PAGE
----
1. No symptom or combination of symptoms can be the basis for a finding of disability, no matter how genuine the individual's complaints may appear to be, unless there are medical signs and laboratory findings demonstrating the existence of a medically determinable physical or mental impairment(s) that could reasonably be expected to produce the symptoms.
2. When the existence of a medically determinable physical or mental impairment(s) that could reasonably be expected to produce the symptoms has been established, the intensity, persistence, and functionally limiting effects of the symptoms must be evaluated to determine the extent to which the symptoms affect the individual's ability to do basic work activities. This requires the adjudicator to make a finding about the credibility of the individual's statements about the symptom(s) and its functional effects.
3. Because symptoms, such as pain, sometimes suggest a greater severity of impairment than can be shown by objective medical evidence alone, the adjudicator must carefully consider the individual's statements about symptoms with the rest of the relevant evidence in the case record in reaching a conclusion about the credibility of the individual's statements if a disability determination or decision that is fully favorable to the individual cannot be made solely on the basis of objective medical evidence.
4. In determining the credibility of the individual's statements, the adjudicator must consider the entire case record, including the objective medical evidence, the individual's own statements about symptoms, statements and other information provided by treating or examining physicians or psychologists and other persons about the symptoms and how they affect the individual, and any other relevant evidence in the case record. An individual's statements about the intensity and persistence of pain or other symptoms or about the effect the symptoms have on his or her ability to work may not be disregarded solely because they are not substantiated by objective medical evidence.
5. It is not sufficient for the adjudicator to make a single, conclusory statement that "the individual's allegations have been considered" or that "the allegations are (or are not) credible." It is also not enough for the adjudicator simply to recite the factors that are described in the regulations for evaluating symptoms. The determination or decision must contain specific reasons for the finding on credibility, supported by the evidence in the case record, and must be sufficiently specific to make clear to the individual and to any subsequent reviewers the weight the adjudicator gave to the individual's statements and the reasons for that weight.
SSR 96--7 ( See www.ssa.gov/OP Home/rulings/di/01/SSR96--07--di--01 .html) (2012).
Plaintiff first argues that the ALJ erred by failing to request a treating source opinion of plaintiff's limitations from Dr. Twydell, and that the ALJ's RFC finding is not supported by substantial evidence and is the product of legal error. Specifically, plaintiff states that there is no treating medical source statement regarding plaintiff's remaining ability to lift, carry, stand, walk, push, pull, reach, handle, stoop and crouch, and the ALJ erred in not recontacting Dr. Twydell for a medical source statement. The Commissioner argues that the ALJ was not required to recontact Dr. Twydell because the evidence of record adequately and completely reflected plaintiff's medical history. The court has painstakingly reviewed the entire record, and finds that the record, as well as plaintiff's own testimony, confirms the ALJ's RFC assessment. The court also concurs that Dr. Twydell's assessment that plaintiff was disabled was inconsistent with the evidence in the record, and accordingly, the ALJ did not err in affording it no controlling weight.
Plaintiff next argues that the ALJ failed to apply the appropriate legal standards in assessing plaintiff's credibility, and that the ALJ's credibility determination is unsupported by substantial evidence. In addition, plaintiff argues that it is improper for an ALJ to find a claimant's statements not fully credible because those statements are inconsistent with the ALJ's own RFC finding.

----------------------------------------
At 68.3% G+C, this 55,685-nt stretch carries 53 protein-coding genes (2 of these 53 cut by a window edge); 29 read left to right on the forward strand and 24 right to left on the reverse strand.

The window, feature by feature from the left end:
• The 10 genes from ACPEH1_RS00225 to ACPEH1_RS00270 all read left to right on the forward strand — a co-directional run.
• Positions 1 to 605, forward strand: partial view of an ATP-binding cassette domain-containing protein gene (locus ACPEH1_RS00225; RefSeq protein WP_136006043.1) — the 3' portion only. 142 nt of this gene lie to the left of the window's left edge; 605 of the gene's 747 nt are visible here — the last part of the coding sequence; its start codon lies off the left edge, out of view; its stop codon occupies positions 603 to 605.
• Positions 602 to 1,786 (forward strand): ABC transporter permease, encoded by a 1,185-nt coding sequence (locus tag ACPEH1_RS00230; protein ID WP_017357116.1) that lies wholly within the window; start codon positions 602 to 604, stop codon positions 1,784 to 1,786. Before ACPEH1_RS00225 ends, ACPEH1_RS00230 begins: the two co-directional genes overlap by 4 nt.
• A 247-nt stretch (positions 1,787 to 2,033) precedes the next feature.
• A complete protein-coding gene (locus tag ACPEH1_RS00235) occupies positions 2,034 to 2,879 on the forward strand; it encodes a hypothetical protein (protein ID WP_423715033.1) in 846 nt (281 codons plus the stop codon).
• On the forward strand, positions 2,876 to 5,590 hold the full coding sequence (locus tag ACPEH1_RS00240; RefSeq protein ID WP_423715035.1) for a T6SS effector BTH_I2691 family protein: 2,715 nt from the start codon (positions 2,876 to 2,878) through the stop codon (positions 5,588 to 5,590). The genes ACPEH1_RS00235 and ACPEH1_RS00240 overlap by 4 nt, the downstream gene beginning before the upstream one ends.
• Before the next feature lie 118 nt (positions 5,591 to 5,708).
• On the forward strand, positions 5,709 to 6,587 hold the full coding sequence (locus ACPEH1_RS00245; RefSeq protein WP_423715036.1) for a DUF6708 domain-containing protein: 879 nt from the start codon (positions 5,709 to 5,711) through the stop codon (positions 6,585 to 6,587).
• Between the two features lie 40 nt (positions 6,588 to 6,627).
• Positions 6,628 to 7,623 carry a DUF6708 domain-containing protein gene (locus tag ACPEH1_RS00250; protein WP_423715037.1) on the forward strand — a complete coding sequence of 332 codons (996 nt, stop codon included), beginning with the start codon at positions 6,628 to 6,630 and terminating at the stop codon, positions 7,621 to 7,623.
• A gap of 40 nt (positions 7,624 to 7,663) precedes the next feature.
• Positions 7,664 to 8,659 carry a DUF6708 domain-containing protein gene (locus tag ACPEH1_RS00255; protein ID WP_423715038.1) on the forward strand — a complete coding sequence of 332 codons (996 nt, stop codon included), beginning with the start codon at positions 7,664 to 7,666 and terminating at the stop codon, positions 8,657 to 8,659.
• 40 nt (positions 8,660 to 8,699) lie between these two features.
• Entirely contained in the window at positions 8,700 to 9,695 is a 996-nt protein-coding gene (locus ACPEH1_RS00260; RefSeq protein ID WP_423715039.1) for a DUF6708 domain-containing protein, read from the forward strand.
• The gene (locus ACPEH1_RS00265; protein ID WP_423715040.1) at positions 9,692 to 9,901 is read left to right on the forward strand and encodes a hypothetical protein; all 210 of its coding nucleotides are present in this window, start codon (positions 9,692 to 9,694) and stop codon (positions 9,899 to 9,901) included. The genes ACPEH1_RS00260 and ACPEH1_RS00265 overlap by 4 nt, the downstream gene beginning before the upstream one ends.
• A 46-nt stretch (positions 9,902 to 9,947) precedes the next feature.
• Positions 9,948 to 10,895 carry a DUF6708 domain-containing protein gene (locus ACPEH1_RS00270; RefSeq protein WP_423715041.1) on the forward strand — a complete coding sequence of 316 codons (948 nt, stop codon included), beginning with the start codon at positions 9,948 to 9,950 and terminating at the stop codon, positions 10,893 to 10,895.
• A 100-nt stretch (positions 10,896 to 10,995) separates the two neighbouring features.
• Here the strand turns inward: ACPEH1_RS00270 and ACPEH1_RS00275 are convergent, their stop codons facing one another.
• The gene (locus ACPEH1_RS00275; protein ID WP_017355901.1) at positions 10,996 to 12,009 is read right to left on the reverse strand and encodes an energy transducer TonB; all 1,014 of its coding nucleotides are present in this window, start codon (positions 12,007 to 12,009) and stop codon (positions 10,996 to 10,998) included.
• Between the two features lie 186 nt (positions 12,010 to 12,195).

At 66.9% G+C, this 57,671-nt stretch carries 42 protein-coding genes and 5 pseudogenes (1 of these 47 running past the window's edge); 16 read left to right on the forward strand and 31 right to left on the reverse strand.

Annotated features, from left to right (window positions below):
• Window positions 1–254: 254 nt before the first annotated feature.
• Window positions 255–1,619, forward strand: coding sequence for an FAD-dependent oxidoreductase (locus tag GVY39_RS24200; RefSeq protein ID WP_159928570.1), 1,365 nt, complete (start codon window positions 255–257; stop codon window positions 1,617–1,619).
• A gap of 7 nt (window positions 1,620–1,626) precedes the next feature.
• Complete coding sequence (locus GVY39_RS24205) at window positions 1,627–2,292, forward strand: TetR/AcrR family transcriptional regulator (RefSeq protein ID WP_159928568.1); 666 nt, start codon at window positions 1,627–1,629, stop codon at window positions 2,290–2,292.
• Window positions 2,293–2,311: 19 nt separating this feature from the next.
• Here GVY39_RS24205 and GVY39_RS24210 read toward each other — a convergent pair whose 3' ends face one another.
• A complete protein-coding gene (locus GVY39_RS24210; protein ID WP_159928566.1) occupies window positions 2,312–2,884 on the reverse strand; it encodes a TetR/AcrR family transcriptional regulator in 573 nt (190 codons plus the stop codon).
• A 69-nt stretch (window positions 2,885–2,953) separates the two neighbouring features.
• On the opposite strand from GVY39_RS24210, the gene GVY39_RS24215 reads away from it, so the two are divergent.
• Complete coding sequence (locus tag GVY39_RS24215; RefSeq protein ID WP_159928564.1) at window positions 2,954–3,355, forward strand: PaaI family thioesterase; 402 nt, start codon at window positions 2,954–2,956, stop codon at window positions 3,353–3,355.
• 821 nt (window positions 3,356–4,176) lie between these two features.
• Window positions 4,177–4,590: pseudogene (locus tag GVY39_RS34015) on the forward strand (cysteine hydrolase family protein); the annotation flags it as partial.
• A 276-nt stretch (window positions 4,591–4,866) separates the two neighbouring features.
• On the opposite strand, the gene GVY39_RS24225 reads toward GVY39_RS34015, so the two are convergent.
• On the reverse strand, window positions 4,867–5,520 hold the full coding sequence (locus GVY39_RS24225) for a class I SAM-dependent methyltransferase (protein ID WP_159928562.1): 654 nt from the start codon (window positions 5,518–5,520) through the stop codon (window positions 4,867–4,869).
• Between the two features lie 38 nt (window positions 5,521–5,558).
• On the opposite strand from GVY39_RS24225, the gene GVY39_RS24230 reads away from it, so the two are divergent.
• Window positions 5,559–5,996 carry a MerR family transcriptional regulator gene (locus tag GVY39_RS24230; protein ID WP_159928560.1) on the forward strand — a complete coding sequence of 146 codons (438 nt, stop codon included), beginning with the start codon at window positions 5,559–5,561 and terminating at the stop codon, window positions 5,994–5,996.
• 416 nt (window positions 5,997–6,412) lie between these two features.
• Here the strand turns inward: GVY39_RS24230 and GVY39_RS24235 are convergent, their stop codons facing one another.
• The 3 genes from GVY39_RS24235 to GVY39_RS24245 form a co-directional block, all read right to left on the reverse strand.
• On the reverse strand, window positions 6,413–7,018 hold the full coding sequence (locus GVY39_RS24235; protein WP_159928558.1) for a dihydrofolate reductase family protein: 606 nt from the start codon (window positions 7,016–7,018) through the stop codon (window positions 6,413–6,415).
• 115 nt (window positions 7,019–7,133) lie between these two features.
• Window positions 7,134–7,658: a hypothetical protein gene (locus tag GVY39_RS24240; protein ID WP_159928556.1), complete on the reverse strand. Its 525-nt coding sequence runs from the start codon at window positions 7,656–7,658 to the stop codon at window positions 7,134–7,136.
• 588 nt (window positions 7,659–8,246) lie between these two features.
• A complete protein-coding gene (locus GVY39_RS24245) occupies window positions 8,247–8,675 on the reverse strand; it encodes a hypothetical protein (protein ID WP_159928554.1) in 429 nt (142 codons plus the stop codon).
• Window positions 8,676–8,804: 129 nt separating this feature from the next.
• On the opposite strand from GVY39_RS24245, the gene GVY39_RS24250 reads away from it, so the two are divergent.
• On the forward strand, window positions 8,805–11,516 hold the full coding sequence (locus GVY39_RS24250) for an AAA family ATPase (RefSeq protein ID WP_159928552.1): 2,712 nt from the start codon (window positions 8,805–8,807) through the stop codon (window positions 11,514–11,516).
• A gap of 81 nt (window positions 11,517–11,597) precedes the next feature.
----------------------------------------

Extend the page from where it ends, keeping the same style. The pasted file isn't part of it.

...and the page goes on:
The Commissioner asserts that since plaintiff's reported symptoms suggested a greater restriction than demonstrated by the objective evidence alone, the ALJ considered plaintiff's activities of daily living. Plaintiff reported that she independently performed fairly normal activities of daily living, and took care of her own personal hygiene and grooming needs, provided care for her daughter and cooked, washed dishes, swept floors, cleaned the bathroom and the house, and did laundry with help from her husband and daughter. Plaintiff went outdoors, drove a car, and shopped for groceries, clothes and personal hygiene items. She listened to music, watched television, read newspapers, magazines and the bible, socialized and occasionally went to church. She reported that she had no problems paying attention, finishing what she started, following written and spoken instructions, getting along with bosses or others in authority, and remembering things. Consequently, the Commissioner argues, the evidence of record did not substantiate plaintiff's allegations that she was disabled to the extent that she alleged. Again, after reading the entire record, the court concurs, and finds that the ALJ applied the proper standards and properly considered the record, as well as plaintiff's own assessment of her ability to perform the normal activities of daily living, in assessing her credibility.
Finally, plaintiff argues that the vocational expert's testimony cannot provide substantial evidence to support the ALJ's decision because it was based upon an incomplete hypothetical question that did not properly incorporate all of the plaintiff's alleged limitations. Specifically, plaintiff argues that the hypothetical question was the product of a failure to request a medical source statement from Dr. Twydell, errors in determining plaintiff's RFC, and errors in assessing credibility, arguments addressed and adjudicated above. The Commissioner argues that an ALJ is not required to submit every limitation alleged by a claimant to the VE. Instead, an ALJ may rely on a VE's testimony concerning the availability of jobs suited to the claimant's vocational factors and credibly established RFC. Here, the ALJ considered the VE's testimony, and relying on plaintiff's age, education, work experience, and RFC, the ALJ found that although plaintiff was unable to perform any past relevant work, there are jobs that exist in significant numbers in the national economy that plaintiff can perform. The court finds plaintiff's argument regarding the hypothetical question unavailing, and finds that substantial evidence supports the ALJ's finding that plaintiff was not disabled pursuant to the Social Security rules and guidelines.
Accordingly, for the reasons set forth above, plaintiff's motion for judgment on the pleadings (Doc. No. 12) is DENIED, and the Commissioner's motion for judgment on the pleadings (Doc. No. 13) is hereby GRANTED. The Clerk is instructed to close this case.